Love’s Work by Gillian Rose

(Vintage: London, 1997)

In the midst of an emotionally difficult period over Christmas, I read Gillian Rose’s astounding book, Love’s Work. Written in the final years of her life whilst she battled Ovarian Cancer, Rose seeks to describe what love is, and the meaningful place it has in any life worth living. Rose died aged 48 years.

There was a particular passage which startled me into cessation. I’d been ploughing towards Christmas, as most of us in the West do if we have friends and family and a pretence of importance, and I could do nothing from that moment but pause and feel all the feelings of life. Love catapults us into full engagement with life.

“However satisfying writing is – that mix of discipline and miracle, which leaves you in control, even when what appears on the page has emerged from regions beyond your control – it is a very poor substitute indeed for the joy and the agony of loving. Of there being someone who loves and desires you, and he glories in his love and desire, and you glory in his every-strange being, which comes up against you, and disappears, again and again, surprising you with difficulties and with bounty. To those this is the greatest loss, a loss for which there is no consolation. There can only be that twin passion – the passion of faith.”

Gillian Rose was God’s grace to me this Christmas. Sublime. Effusive. Wrapping me up in the safety of womanly love and care. All my questions about intimacy, betrayal and redemption were cradled in her exquisite writing about love of various kinds. But most movingly for me, is her chapter on ‘unhappy love.’

“In personal life, people have absolute power over each other, whereas in professional life, beyond the terms of the contract, people have authority, the power to make one another comply in ways which may be perceived as legitimate or illegitimate. In personal life, regardless of any covenant, one party may initiate a unilateral and fundamental change in terms of relating without renegotiating them, and further, refusing even to acknowledge the change. Imagine how a beloved child or dog would respond, if the Lover turned away. There is no democracy in any love relation: only mercy. To be at someone’s mercy is dialectical damage: they may be merciful and they may be merciless. Yet each party, woman, man, the child in each, and their child, is absolute power as well as absolute vulnerability. You may be less powerful than the whole world, but you are always more powerful than yourself… Love is the submission of power.” (pp. 54-55)

For Rose, unhappy love is the passion of loss. Each of us tends toward those relationships which repeat our experience of loss, pummelling into us the lessons of our earliest love formations. However, love is always birthed from Beloved-ness. Sebastian Moore describes this as the Love of God woven beautifully into all God’s creatures, a memory of knowing oneself divinely loved by our Creator, triggered by some look or word from whatever archetypal man, woman or child is required to grab our psychic attention. The archetypal Lover need not even be aware of bestowing such a gift upon us! But if the Lover withdraws the gift, knowingly or otherwise, the Beloved is bereft, she must generate that love within herself without the mediation of her muse. Hence ensues “the initiate of an investigation into lovelessness. A challenge to that deprecating self-assumption.” We come face to face with the epic journey to recover our sense of Beloved-ness.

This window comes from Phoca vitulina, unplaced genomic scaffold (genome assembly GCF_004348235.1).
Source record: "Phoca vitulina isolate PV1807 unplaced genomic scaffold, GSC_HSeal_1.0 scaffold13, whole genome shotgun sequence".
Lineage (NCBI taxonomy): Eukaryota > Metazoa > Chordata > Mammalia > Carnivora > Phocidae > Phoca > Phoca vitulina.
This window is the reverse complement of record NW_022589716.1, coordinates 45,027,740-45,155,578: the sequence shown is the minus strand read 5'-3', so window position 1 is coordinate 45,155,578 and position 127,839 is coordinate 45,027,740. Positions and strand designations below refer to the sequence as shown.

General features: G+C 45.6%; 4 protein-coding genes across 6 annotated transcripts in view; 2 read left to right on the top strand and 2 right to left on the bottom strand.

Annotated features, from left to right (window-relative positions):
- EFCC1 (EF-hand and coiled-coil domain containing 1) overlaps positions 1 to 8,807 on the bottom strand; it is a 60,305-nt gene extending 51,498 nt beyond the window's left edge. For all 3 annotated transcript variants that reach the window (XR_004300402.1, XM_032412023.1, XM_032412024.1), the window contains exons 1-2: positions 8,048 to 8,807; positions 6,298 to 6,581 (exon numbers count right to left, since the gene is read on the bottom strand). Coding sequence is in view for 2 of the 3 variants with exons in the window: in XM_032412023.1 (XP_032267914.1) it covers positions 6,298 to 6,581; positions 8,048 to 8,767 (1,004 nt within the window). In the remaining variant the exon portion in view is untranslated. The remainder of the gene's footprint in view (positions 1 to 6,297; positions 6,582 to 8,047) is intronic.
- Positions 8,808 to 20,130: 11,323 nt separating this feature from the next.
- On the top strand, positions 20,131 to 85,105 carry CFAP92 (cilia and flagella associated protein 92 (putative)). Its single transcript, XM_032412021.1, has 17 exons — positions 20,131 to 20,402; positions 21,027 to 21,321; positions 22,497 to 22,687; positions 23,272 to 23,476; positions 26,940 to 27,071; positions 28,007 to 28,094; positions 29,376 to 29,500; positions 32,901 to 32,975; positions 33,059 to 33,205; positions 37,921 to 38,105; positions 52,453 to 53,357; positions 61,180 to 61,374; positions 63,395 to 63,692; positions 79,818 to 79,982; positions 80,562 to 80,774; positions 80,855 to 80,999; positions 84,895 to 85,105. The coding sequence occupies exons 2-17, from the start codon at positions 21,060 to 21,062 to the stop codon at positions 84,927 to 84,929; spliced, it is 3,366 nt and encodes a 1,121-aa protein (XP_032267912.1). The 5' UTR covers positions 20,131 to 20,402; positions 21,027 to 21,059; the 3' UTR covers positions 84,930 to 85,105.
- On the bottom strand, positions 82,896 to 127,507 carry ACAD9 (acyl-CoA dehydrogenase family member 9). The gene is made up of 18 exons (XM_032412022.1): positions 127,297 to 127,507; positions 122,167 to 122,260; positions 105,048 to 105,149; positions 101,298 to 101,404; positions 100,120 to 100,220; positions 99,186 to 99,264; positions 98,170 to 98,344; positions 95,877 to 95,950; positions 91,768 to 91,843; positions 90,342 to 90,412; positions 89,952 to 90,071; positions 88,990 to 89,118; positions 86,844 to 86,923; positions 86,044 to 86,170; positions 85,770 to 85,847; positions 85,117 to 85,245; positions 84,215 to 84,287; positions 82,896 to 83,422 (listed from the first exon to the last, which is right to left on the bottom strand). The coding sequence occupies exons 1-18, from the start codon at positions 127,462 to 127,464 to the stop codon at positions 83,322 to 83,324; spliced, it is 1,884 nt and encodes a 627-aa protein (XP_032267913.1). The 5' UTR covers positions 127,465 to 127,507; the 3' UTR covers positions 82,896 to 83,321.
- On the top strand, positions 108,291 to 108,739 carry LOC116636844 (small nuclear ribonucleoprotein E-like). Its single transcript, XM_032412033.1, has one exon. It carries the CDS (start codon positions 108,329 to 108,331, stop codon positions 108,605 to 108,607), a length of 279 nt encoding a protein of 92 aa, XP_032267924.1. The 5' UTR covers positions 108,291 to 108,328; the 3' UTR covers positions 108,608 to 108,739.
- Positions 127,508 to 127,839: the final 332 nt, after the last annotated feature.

To deny the inevitable messiness, to numb the unavoidable pain, is to turn away from love’s work. Rose observes this as an incessant protestantism. Love’s work is to stay in the harsh reality of living, the glacially slow movements towards maturity, the discovery and love of our selves. “To grow in love-ability is to accept the boundaries of oneself and others, while remaining vulnerable, woundable, around the bounds. Acknowledgement of conditionality is the only unconditionality of human love.”

“If the Lover retires too far, the light of love is extinguished and the Beloved dies; if the Lover approachers too near the Beloved, she is effaced by the love and ceases to have an independent existence. The Lovers must leave a distance, a boundary, for love: then they approach and retire so that love may suspire. This may be heard as the economics of Eros; but it may also be taken as the infinite passion of faith.”

It requires faith to stay in the game. Faith to believe that we are truly Beloved. Faith to sufficiently stand our ground as a Lover approaches. And faith to see the Face of God in it all.

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